UNITED STATES DISTRICT COURT FOR THE DISTRICT OF COLUMBIA
January 30, 2008
JEROME CORSI, ET AL., PLAINTIFF,
EAGLE PUBLISHING, INC., DEFENDANT.
The opinion of the court was delivered by: Ellen Segal Huvelle United States District Judge
Plaintiffs are five authors who have publishing contracts, each of which contains a mandatory arbitration clause, with Regnery Publishing, Inc. ("Regnery"). Dissatisfied with Regnery's marketing and distribution tactics on the grounds that they have allegedly deprived plaintiffs of potential royalty income, plaintiffs have filed suit. But instead of suing Regnery, the only signatory to the contracts, plaintiffs have sued Regnery's parent company, Eagle Publishing, Inc. ("Eagle"), in a transparent attempt to avoid mandatory arbitration. In this suit, the authors allege that Eagle "orchestrates and participates" in a "scheme to divert book sales away from retail outlets and to wholly-owned subsidiary organizations within the Eagle conglomerate." (Compl. at 2.) They assert eight causes of action for 1) fraud; 2) inducement to breach of contract; 3) interference with contractual relations; 4) interference with prospective business advantage; 5) unjust enrichment; 6) accounting; 7) unfair trade practices in violation of the D.C. Consumer Protection Procedures Act, D.C. Code § 28-3901; and 8) damage to commercial reputation.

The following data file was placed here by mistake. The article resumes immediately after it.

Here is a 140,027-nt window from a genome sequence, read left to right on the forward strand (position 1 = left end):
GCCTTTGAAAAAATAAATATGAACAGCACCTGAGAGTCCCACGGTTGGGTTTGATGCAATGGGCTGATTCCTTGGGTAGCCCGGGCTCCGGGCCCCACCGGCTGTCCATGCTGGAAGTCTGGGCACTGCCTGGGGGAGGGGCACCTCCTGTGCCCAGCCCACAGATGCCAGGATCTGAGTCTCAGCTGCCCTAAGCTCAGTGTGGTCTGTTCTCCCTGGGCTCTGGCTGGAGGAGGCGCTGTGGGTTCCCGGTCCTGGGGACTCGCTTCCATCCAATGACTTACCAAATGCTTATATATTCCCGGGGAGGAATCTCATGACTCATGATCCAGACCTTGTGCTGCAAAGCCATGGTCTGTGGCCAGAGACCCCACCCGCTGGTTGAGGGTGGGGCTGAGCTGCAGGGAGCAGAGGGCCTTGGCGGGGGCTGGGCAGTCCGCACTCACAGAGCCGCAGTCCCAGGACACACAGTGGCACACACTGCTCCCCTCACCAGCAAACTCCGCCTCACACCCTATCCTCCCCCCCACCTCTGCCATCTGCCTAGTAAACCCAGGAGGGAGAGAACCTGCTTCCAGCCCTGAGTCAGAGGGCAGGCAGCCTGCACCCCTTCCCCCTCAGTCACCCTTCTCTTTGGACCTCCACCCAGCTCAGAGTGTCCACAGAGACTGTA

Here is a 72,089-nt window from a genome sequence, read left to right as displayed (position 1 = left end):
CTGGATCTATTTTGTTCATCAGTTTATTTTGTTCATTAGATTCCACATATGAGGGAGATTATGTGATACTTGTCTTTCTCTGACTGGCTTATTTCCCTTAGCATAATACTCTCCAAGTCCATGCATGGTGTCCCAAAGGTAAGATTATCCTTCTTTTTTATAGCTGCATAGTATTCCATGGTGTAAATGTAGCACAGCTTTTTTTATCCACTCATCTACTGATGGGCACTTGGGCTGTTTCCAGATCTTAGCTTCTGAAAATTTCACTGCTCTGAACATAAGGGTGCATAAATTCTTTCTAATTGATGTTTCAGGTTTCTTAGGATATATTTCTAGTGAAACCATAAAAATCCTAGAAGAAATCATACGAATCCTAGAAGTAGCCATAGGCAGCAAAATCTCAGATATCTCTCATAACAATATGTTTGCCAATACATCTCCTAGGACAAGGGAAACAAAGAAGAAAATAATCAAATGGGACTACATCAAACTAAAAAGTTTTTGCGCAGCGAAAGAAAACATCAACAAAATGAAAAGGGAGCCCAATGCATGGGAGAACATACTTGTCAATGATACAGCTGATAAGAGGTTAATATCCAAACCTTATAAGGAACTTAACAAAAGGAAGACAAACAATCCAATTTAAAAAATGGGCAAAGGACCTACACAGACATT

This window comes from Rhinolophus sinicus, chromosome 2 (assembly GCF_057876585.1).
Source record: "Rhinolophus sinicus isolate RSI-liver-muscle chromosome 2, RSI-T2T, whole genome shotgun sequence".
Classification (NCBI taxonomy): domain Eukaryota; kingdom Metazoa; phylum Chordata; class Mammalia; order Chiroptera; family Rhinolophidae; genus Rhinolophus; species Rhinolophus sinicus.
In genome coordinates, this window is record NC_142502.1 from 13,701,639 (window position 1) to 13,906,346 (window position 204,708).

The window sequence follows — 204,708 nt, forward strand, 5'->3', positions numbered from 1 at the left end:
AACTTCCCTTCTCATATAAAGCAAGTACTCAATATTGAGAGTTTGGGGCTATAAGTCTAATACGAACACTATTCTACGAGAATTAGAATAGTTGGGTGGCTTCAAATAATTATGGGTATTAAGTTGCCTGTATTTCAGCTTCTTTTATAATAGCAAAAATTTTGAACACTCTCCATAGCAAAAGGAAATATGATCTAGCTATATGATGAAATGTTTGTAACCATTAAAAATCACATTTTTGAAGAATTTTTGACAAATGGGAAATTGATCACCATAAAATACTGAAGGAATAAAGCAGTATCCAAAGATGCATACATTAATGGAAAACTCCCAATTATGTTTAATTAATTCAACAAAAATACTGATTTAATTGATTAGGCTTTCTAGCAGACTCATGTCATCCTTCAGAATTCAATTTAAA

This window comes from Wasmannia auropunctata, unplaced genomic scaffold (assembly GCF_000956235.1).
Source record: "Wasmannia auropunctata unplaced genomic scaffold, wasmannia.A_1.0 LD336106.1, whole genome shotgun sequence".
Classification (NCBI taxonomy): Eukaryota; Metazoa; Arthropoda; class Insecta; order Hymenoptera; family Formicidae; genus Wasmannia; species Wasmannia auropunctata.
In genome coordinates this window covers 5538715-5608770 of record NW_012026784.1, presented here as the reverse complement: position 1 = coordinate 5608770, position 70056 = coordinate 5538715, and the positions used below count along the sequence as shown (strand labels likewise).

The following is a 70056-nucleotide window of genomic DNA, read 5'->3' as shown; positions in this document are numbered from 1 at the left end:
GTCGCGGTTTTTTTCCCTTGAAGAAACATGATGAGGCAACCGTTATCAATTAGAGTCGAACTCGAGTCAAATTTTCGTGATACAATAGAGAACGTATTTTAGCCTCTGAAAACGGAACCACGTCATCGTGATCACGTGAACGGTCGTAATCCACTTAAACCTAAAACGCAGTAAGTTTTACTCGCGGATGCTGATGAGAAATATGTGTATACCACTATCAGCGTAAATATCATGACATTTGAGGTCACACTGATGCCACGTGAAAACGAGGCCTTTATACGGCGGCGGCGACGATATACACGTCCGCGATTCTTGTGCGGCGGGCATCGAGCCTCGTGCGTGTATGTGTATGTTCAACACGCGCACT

Defendant has filed a motion to dismiss the complaint under Fed. R. Civ. P. 12(b)(7) for failure to join Regnery, a necessary and indispensable party under Rule 19. In the alternative, defendant moves to dismiss all counts for failure to state a claim under Rule 12(b)(6).